Perry at the 82nd Academy Awards
(March 7, 2010)
|Born||Emmitt Perry, Jr.
September 13, 1969
New Orleans, Louisiana, U.S.
|Occupation||Actor, author, screen and playwright, producer, director, songwriter|
Tyler Perry (born Emmitt Perry, Jr.; September 13, 1969) is an American actor, director, screenwriter, playwright, producer, author, and songwriter, specializing in the gospel genre. Perry wrote and produced many stage plays during the 1990s and early 2000s. In 2011, Forbes named him the highest paid man in entertainment; he earned $130 million between May 2010 and 2011.
Perry is best known for both creating and performing in drag the Madea character, a giant, overreactive, and thuggishly tough elderly woman. Perry is also well known for creating both stage play and conventional onsite films. Between the two, his stage play films debuted first in 1998 with I Know I've Been Changed. His career with conventional onsite films began in 2005 with Diary of a Mad Black Woman, which features the character Madea, his claim to fame. Many of Perry's conventional onsite films are based on and titled after his stage play films.
Perry currently has an upcoming Madea film in the works: A Madea Christmas (conventional onsite film based on the play), slated for release on December 13, 2013. In addition, Perry has announced that he's working on a Madea animated film for kids.
Early life 
Perry was born in New Orleans, Louisiana, as Emmitt Perry, Jr., the son of Willie Maxine Perry (née Campbell) and Emmitt Perry, Sr., a carpenter. He has three siblings. Perry once said his father's "answer to everything was to beat it out of you". As a child, Perry once went so far as to attempt suicide in an effort to escape his father's beatings. In contrast to his father, his mother took him to church each week, where he sensed a certain refuge and contentment. At age 16, he had his first name legally changed from Emmitt to Tyler in an effort to distance himself from his father.
Many years later, after seeing the film Precious, he was moved to relate for the first time accounts of being molested by a friend's mother at age 10; he was also molested by three men prior to this, and later learned his own father had molested his friend.
While Perry did not complete high school, he earned a GED. In his early 20s, watching an episode of The Oprah Winfrey Show, he heard someone describe the sometimes therapeutic effect the act of writing can have, enabling the author to work out his or her own problems. This comment inspired him to apply himself to a career in writing. He soon started writing a series of letters to himself, which became the basis for the musical, I Know I've Been Changed.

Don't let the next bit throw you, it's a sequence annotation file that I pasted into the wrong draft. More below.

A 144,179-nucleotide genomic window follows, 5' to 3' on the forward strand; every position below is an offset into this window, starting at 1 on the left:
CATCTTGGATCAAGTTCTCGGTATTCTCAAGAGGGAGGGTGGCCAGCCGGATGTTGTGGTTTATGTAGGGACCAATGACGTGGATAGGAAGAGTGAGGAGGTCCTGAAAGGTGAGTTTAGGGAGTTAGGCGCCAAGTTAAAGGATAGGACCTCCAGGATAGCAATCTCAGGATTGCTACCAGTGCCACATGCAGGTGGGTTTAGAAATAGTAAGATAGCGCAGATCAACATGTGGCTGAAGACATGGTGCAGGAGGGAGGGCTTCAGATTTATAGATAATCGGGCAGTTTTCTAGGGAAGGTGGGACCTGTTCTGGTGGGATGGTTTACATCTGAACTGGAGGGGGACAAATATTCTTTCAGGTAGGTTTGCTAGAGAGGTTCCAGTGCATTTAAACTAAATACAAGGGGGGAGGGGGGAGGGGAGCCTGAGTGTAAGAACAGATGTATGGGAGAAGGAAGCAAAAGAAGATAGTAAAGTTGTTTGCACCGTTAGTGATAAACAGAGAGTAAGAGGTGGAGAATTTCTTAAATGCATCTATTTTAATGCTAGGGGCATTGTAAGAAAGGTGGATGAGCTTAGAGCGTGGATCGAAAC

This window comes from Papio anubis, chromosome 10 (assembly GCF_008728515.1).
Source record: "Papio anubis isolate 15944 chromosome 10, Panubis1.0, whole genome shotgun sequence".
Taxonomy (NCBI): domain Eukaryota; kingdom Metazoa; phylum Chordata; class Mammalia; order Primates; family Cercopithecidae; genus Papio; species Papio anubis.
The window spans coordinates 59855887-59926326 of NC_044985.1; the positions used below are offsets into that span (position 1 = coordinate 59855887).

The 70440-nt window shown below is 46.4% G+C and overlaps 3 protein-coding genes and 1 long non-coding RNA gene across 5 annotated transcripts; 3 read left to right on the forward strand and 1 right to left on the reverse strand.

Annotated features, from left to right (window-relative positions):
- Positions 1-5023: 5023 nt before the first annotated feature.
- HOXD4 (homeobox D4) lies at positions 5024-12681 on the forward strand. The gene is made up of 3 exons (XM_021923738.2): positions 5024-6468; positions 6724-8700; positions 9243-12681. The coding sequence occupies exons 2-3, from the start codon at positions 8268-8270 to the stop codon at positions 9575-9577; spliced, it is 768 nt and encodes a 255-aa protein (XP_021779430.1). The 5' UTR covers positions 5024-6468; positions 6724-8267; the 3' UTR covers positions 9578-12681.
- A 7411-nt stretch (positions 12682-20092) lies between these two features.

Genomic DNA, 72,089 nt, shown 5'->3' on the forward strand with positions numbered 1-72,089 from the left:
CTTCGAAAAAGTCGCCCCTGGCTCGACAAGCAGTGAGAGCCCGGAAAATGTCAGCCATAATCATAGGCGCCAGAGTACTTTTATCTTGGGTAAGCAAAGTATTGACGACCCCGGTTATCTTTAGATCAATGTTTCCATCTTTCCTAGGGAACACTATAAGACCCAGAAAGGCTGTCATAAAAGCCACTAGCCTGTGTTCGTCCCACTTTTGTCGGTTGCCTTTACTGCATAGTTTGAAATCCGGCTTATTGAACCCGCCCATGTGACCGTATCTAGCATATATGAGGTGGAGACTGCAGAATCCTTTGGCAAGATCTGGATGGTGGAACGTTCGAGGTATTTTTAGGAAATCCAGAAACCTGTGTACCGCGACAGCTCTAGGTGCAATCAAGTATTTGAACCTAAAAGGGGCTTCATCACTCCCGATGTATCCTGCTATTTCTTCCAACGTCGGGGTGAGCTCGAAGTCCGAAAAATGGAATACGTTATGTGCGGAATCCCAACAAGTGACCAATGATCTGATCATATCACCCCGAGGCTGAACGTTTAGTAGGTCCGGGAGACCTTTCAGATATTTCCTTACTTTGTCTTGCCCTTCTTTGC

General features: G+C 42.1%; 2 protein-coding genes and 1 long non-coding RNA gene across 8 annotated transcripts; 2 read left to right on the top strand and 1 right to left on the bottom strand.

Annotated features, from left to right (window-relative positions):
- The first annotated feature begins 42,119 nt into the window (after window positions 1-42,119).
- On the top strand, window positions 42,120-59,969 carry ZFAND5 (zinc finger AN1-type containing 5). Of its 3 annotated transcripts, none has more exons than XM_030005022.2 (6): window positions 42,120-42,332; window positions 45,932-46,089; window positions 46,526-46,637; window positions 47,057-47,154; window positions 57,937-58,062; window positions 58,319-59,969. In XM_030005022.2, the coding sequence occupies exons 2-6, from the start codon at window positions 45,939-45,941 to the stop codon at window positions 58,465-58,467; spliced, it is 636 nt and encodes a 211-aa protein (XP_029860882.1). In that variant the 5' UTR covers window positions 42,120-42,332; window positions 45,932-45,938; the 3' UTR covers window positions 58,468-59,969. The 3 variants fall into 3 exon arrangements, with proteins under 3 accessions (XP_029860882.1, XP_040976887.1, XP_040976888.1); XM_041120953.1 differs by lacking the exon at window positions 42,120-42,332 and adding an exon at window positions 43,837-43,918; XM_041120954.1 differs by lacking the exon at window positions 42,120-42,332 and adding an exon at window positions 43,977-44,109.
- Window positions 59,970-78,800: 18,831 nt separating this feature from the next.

Around 1990, Perry moved to Atlanta, where two years later I Know I've Been Changed was first performed at a community theater, financed by the 22-year-old Perry's $12,000 life savings. The play included Christian themes of forgiveness, dignity, and self-worth, while addressing issues such as child abuse and dysfunctional families. The musical initially received a "less than stellar" reception and was a financial failure. Perry persisted, and over the next six years he rewrote the musical repeatedly, though lackluster reviews continued. In 1998, at age 28, he succeeded in retooling the play and restaging it in Atlanta, first at the House of Blues, then at the Fox Theatre. Perry continued to create new stage productions, touring with them on the so-called "chitlin' circuit" (now also known as the "urban theater circuit") and developing a large, devoted following among African-American audiences. In 2005, Forbes reported that he had sold "more than $100 million in tickets, $30 million in videos of his shows and an estimated $20 million in merchandise", and "the 300 live shows he produces each year are attended by an average of 35,000 people a week".
Perry received a $5.5 million budget to fund his first movie, Diary of a Mad Black Woman, which went on to gross $50.6 million domestically, while scoring a 15 percent approval rating at the film review web site Rotten Tomatoes. On its opening weekend, February 24–26, 2006, Perry's film version of Madea's Family Reunion opened at number one at the box office with $30.3 million. The film eventually grossed $65 million. Perry and his co-stars promoted the film on The Oprah Winfrey Show. As with Diary, almost all of the Madea's earnings have been generated in the United States.